Male To The Chief: Where Are TV’s Women Chief White House Correspondents?

By Alissa Krinsky 

Alissa Krinsky
TVNewser Contributor

Sam Donaldson thinks “it’s a big deal.”

Ann Compton calls it “a quirk of the moment.”

Andrea Mitchell finds it “unusual.”

All the major TV nets and cablers – ABC, CBS, NBC/MSNBC, CNN, FNC – have male Chief White House Correspondents.

Is this significant? Or a fluke hardly worth discussing?

After all, it’s “against the odds that all five are men right now,” says ABC News Radio’s Compton, who in 1974 became the first woman network TV correspondent assigned full-time to cover the White House, and who recently served as President of the White House Correspondents’ Association. “It certainly has not been the case over the last couple of years.”

Compton is referring to former Chiefs like ABC’s Martha Raddatz, and before her, CBS’s Rita Braver and NBC’s Mitchell.

Things have come a long way for women covering 1600 Pennsylvania Avenue. “For many, many years, it was pretty lonely,” Compton says, with very few female reporters in the White House press corps.

But the women who tackled the assignment did so without trepidation.

ABC’s Donaldson covered Carter, Reagan, and Clinton. His last day as a full-time ABC employee was Friday. He recalls CBS’s “tough” Lesley Stahl at a rope line press gaggle during the Reagan years.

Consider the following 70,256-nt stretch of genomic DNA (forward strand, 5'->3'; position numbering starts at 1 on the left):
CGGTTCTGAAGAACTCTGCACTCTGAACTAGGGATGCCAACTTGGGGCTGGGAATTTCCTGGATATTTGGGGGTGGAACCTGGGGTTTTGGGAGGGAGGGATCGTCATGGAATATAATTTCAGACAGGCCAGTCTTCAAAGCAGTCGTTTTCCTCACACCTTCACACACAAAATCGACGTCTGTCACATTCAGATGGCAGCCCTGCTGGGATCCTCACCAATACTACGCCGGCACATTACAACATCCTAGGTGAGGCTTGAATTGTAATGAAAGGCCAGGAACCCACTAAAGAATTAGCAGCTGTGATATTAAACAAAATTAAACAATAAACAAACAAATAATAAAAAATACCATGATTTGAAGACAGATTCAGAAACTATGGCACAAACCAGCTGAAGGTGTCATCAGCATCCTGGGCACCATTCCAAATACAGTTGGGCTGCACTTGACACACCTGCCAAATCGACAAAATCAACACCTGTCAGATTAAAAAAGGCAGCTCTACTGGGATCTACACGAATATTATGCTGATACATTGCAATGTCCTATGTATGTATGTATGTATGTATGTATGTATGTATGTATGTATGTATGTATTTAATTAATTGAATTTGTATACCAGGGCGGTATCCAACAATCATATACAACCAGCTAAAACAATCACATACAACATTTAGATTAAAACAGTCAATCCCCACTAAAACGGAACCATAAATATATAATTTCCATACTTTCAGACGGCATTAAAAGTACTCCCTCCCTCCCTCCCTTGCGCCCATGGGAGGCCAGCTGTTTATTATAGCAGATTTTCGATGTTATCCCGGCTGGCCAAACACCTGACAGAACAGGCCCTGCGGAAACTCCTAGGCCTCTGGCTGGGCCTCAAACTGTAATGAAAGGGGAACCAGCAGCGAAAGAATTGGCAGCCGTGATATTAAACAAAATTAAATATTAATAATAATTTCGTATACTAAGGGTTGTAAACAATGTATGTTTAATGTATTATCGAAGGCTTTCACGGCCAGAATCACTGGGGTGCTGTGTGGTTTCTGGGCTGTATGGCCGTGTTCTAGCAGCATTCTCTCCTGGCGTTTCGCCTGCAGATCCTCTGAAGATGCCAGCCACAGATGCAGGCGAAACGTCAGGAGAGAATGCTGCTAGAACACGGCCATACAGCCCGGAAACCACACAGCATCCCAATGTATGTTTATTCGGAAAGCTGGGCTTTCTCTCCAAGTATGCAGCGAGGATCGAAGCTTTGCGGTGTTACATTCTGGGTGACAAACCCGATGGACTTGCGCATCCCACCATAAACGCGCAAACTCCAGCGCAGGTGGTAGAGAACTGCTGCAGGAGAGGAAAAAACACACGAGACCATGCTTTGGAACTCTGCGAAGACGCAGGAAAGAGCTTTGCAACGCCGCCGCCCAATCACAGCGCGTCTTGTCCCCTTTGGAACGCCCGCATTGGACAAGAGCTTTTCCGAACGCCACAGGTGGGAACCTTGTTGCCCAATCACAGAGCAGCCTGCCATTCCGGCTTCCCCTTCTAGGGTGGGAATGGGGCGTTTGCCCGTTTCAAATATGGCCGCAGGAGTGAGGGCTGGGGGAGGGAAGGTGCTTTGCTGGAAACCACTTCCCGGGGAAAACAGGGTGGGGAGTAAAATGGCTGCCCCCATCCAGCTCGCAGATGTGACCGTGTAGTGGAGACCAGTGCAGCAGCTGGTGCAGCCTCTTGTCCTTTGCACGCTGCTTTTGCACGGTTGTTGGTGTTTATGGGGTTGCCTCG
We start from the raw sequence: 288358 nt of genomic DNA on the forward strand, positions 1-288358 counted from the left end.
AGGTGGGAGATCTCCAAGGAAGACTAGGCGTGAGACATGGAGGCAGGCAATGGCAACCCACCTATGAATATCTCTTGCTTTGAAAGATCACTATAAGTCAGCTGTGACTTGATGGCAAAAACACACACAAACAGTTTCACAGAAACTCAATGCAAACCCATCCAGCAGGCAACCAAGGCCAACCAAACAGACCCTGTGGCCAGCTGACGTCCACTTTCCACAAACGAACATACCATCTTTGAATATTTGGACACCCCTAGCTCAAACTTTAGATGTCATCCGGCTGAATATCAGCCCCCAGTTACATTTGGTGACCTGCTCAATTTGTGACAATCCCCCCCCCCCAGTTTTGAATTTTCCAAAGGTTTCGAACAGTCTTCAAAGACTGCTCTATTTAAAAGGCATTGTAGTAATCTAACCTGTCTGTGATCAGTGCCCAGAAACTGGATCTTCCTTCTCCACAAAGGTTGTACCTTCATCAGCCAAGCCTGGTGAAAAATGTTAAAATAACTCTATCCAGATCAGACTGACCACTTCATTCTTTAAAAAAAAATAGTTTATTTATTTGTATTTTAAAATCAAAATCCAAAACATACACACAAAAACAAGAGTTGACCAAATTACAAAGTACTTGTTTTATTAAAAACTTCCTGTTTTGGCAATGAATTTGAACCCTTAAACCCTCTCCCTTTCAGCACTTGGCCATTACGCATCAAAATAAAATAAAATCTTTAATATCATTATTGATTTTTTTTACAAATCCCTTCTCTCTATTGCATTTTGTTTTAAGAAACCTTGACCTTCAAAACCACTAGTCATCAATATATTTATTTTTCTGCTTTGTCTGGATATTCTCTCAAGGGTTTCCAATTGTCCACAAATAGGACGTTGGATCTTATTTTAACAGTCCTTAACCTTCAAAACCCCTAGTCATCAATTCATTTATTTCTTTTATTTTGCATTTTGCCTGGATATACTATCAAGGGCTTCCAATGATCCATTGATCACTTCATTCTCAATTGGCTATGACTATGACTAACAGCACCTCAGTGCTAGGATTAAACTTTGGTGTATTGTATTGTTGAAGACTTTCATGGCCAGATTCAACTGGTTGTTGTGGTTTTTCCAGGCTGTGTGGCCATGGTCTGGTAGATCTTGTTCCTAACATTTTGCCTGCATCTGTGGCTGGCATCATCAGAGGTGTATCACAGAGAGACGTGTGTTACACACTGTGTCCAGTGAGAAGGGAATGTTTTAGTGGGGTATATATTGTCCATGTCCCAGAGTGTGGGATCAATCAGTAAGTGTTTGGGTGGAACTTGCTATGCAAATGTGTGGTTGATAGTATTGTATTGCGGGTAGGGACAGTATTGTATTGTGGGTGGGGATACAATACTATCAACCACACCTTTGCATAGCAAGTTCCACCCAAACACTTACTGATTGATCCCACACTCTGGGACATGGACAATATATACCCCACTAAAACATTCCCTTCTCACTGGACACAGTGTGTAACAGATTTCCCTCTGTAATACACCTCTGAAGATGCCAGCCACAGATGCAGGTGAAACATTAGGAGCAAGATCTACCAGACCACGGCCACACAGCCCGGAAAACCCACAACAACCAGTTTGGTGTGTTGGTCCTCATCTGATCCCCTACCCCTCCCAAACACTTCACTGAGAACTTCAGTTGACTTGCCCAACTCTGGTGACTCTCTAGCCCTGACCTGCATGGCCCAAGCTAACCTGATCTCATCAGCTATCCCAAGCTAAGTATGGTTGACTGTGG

“We were all pushing and shoving to get up front,” he explains, “[and] all of a sudden, I became aware of something on my back! Lesley had hurled herself [on his back]…that woman is a determined woman, and she was determined to get up there [to the front], and my goodness…she asked her questions, and I admired that.”

Decades later, women are, of course, commonplace in the White House press corps. That’s why Donaldson says the lack of female Chiefs is likely not deliberate, and “doesn’t really tell the story of where the trend is.”

That said, Mitchell — who covered the Clinton administration for NBC and is now the network’s Chief Foreign Affairs Correspondent and anchor of an hour-long weekday program on MSNBC — feels the current situation may be indicative of a broader issue. “I do believe that there should be more women on all of the major beats,” she says. “I’d also like to see women have a chance to anchor more of our broadcasts and take leadership positions in managing our news organization.”

Compton also “lament[s] the fact that there are still very few minorities” in the White House press corps, a topic recently explored by the Washington Post‘s Howard Kurtz.

Mitchell is a believer, too, in “a more varied press corps.”

“I think it is good,” she says, “to have as much diversity as possible, especially in journalism.”